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During the 20th century, seizures of power led by military officers became the most common means of imposing new dictatorships. The consequences of military rule have varied, however, depending on how widely power has been shared within the military-led government. Most military-led dictatorships begin as relatively collegial, but the dictator’s position in collegial military regimes is inherently unstable. His closest collaborators command troops and weapons with which they could, if they are dissatisfied with his policy choices, oust him without ending the regime. This vulnerability to ouster by close allies both constrains the dictator to consult with other officers in order to keep them satisfied and gives him reasons to try to protect himself from coup plots. Common means of protection include taking personal control of the internal security police, in order to spy on officers as well as civilian opponents, and creating paramilitary forces recruited from personal loyalists. Dictators build new paramilitary forces to defend themselves from attempted coups staged by the regular army. A military dictator who can withstand coup attempts need not consult with other officers and can concentrate great power in his hands. Military dictators who have to share power with other high-ranking officers (juntas) behave differently than military rulers who have concentrated power in their own hands (strongmen). These differences affect the well-being of citizens, the belligerence of international policy, the likelihood of regime collapse, how military rule ends when it finally does, and whether it is followed by democracy or a new dictatorship. In comparison to junta rule, strongman rule tends to result in erratic economic decision-making and high rates of corruption. Strongmen also behave more aggressively toward their neighbors than do juntas. Nevertheless, regimes led by strongmen last longer, on average, than do juntas. When faced with widespread opposition, juntas tend to negotiate a return to the barracks, while strongmen often must be overthrown by force. Negotiated transitions tend to end in democratization, but forced regime ousters often result in new dictatorships.

Article

Military justice films occupy a unique space in film and legal studies, marrying two popular genres—courtroom dramas and military-themed films. This article examines the military justice film as a distinct genre in popular culture depictions of crime and punishment. First, it provides a brief overview of the history of the military justice film, from Classical Hollywood to the present. It then examines what sets military justice films apart from civilian courtroom dramas—the context, hierarchies, procedural rules, and broader implications of justice in the military context. It discusses why military justice films remain an enduring genre, with their appeal to universal themes and archetypal narratives. It further describes how military justice films have paralleled military history and serve as a critique of military, political, and national security policies. The article concludes by examining contemporary depiction of military justice in film, analyzing how the genre has changed since its inception, and discussing how military justice films may continue to evolve to keep pace with shifting norms of both law and warfare.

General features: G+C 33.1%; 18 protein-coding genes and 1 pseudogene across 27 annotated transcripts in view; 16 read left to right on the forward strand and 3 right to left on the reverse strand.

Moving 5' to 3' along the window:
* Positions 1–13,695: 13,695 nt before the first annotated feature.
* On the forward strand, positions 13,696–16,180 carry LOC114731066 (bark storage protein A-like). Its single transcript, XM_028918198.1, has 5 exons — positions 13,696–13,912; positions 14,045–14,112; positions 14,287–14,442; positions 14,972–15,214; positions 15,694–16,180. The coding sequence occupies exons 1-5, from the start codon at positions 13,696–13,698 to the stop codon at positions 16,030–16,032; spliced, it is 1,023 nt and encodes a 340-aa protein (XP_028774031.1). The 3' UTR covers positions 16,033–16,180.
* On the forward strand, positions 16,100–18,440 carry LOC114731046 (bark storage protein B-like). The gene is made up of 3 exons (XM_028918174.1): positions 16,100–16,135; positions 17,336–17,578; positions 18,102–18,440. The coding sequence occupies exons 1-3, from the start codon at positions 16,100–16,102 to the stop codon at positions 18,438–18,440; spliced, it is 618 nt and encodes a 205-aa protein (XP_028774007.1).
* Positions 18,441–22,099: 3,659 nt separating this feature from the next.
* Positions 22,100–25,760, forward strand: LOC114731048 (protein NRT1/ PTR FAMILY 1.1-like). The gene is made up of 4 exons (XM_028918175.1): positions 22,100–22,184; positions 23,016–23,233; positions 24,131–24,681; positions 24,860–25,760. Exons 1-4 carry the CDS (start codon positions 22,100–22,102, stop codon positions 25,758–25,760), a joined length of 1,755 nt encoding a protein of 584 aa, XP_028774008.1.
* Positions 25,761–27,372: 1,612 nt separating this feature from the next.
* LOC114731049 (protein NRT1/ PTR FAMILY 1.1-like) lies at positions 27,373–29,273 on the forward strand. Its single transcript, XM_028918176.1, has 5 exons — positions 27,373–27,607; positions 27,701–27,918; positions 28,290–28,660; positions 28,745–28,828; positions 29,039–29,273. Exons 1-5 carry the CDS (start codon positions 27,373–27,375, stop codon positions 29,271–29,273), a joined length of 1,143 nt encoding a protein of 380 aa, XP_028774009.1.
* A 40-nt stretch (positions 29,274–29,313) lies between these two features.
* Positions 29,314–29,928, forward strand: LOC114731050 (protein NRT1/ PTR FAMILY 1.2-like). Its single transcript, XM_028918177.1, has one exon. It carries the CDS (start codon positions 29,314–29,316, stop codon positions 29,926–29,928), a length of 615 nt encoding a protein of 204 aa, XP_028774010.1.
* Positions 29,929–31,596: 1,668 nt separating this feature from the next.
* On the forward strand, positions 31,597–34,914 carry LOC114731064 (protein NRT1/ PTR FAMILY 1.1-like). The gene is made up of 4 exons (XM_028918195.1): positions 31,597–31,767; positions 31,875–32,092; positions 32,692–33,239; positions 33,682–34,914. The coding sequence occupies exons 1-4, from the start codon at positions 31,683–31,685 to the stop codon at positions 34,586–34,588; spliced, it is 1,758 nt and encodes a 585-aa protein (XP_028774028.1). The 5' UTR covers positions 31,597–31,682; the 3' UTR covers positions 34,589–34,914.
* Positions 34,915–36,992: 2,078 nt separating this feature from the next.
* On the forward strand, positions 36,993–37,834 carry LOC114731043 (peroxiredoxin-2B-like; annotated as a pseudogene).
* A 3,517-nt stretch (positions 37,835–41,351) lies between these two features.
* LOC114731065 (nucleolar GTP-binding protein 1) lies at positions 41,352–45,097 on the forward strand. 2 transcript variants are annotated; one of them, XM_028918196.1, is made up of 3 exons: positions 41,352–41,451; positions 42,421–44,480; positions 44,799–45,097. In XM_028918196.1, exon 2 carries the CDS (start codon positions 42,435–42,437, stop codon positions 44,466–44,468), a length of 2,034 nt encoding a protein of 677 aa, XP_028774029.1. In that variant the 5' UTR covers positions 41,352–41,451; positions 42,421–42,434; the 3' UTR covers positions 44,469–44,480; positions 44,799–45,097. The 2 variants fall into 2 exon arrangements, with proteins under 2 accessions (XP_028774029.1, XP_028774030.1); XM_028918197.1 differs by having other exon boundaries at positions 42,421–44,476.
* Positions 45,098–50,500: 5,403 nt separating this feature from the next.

Article

Jacob Wiebel

The Red Terror was a period of intense political and inter-communal violence in revolutionary Ethiopia during the late 1970s. This violence erupted two years after the revolution of 1974 and was concentrated in the cities and towns of Ethiopia, particularly in Addis Ababa, Gondar, Asmara, and Dessie. In the struggle over the direction and ownership of the revolution, opposition groups of the radical left violently opposed a military regime that itself came to embrace and promulgate Marxist-Leninist language and policies, and that relied heavily on the use of armed force to stifle dissent. While much of the violence was carried out by security personnel, the delegation of the state’s means and instruments of violence to newly formed militias and to armed citizens was a defining feature of the Red Terror. The number of casualties and victims of the Red Terror remains heavily contested and is subject to divergent counting criteria and to definitions of the Terror’s scope in relation to other concurrent conflicts in the region, such as the Eritrean and Tigrayan civil wars; plausible figures suggest more than 50,000 deaths, in addition to many more who were subjected to torture, exile, personal losses, and other forms of violence. To this day, the Red Terror constitutes a period that is remembered in Ethiopia as much for the forms of its violence as for the extent of its harm. Its ramifications, from the support it triggered for the ethno-nationalist insurgencies that overthrew the military regime in 1991, to its role in the emergence of a sizeable Ethiopian diaspora, make the Red Terror an episode of defining and lasting significance in the modern history of Ethiopia.